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Divided Youngstown council OKs cease-fire resolution for Israel-Hamas War 4-3

YOUNGSTOWN — Youngstown City Council narrowly passed a resolution Thursday supporting a cease-fire in Israel and Gaza.

But it may mean less peace than its proponents had hoped.

“These resolutions are symbolic, but now we sign it and send it on to our state and federal representatives, and we let them know it’s the will of council,” said Councilwoman Samantha Turner, D-3rd Ward, who co-sponsored the resolution with Councilwoman Amber White, D-7th Ward. “It just adds to the voices that are calling for an end to violence in the Middle East, and shows we are in solidarity in that way.”

The decision was contentious, passed by a 4-to-3 margin, with Council members Jimmy Hughes, D-2nd Ward; and Pat Kelly, D-5th Ward, joining Turner and White.

It comes after months of discussion and petitions from community members.

Councilmen Julius Oliver, D-1st Ward, and Mike Ray, D-4th Ward, and Councilwoman Anita Davis, D-6th Ward, voted against the measure, but Oliver and Ray said they plan to introduce new legislation.

“I am committed to presenting something different than this piece,” Ray said. “I think we have heard the cry form the community and we see the importance of addressing it.”

“I will consider something else, but for me I just feel like this was put forth in a deceitful way,” Oliver said.

Turner notified members early Wednesday of her intent to present the resolution, but members were surprised when the legislation that came to them indicated that it was supported by the full council.

“That was an error in the law department,” Turner said “Only four people should have been listed as sponsors.”

The resolution, originally introduced to council in April by the Arab American Community Center of Youngstown, is similar to legislation passed in Akron, Cleveland, and several other Ohio cities.

“Expressing sympathy for the innocent civilians victimized by the ongoing violence in Israel and Gaza; condemning violence of any kind; affirming Youngstown’s status as a welcoming community for those of the Jewish and Islamic religions and any other religions; encouraging residents to offer support and sincere condolences to members of the Jewish and Palestinian communities of Youngstown and all over the world.”

However, Turner said council also received a letter, dated April 3, from the Jewish Federation of Youngstown, and the resolution was reworded to reflect the concerns expressed in that letter.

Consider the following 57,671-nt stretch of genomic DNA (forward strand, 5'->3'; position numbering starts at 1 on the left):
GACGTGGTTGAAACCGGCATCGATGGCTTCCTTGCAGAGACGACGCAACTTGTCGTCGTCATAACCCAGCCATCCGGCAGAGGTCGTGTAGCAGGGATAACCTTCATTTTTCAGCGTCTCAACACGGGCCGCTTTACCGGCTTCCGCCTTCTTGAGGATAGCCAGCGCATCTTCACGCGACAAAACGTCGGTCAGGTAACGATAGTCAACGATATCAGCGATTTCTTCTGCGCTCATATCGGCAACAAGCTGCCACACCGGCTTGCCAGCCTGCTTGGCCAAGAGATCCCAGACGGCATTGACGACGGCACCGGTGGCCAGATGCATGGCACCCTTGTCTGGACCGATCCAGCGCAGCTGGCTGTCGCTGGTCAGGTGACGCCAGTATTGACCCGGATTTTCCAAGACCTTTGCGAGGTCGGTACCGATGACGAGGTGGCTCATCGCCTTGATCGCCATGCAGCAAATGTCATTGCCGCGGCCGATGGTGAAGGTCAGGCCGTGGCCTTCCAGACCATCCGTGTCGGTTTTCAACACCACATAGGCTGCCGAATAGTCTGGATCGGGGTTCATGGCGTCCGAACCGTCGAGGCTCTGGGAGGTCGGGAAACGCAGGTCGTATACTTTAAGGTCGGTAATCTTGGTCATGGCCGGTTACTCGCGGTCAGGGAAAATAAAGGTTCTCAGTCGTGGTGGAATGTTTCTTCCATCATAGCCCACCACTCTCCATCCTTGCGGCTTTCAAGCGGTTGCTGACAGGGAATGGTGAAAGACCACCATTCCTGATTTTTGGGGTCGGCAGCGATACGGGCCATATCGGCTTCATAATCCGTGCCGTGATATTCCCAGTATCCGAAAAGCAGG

The letter states that a “one-sided cease-fire resolution…would serve only to divide the citizens of Youngstown, not unite us.”

It cites the Oct. 7 attack by internationally-renowned terrorist group Hamas, which killed roughly 1,190 Israelis; addresses the acts of brutality, including rape committed during that attack; mentions repeated attempts by Israel to end the conflict, which it says have been consistently rejected by Hamas; and outlines all the ways it says Hamas has intentionally accelerated the war, and oppressed and exploited the Palestinian people to further it.

Bonnie Deutsch Burdman, Youngstown Area Jewish Federation executive director of community relations / government affairs, said the federation supports a cease-fire if Hamas is out of power, all of the hostages are released and Israel can live in security.

PUBLIC PRESSURE

Suhad Hadi, a local podiatrist and president of the Arab-American Community Center of Youngstown, said similar legislation has been passed by local government bodies in Cleveland, Cleveland Heights, Akron, Columbus, Cincinnati, Toledo, Hilliard, Dayton, Yellow Springs, Chauncey and Athens.

Hadi said the resolution is about creating momentum.

“This is not going to make immediate change happen, especially at the national level. But if we take politics back down to the grass roots, when you can gain city support, and see multiple cities follow suit, then you can get a domino effect,” she said. “When we make decisions like this as a community, when we stand together on our similarities rather than our differences, I think this is when bigger change can come.”

Hadi also addressed council Thursday, and said her father’s family has lost 43 members to the violence in Gaza. She also cited several statistics, including:

1.7 million Palestinians who have fled homes.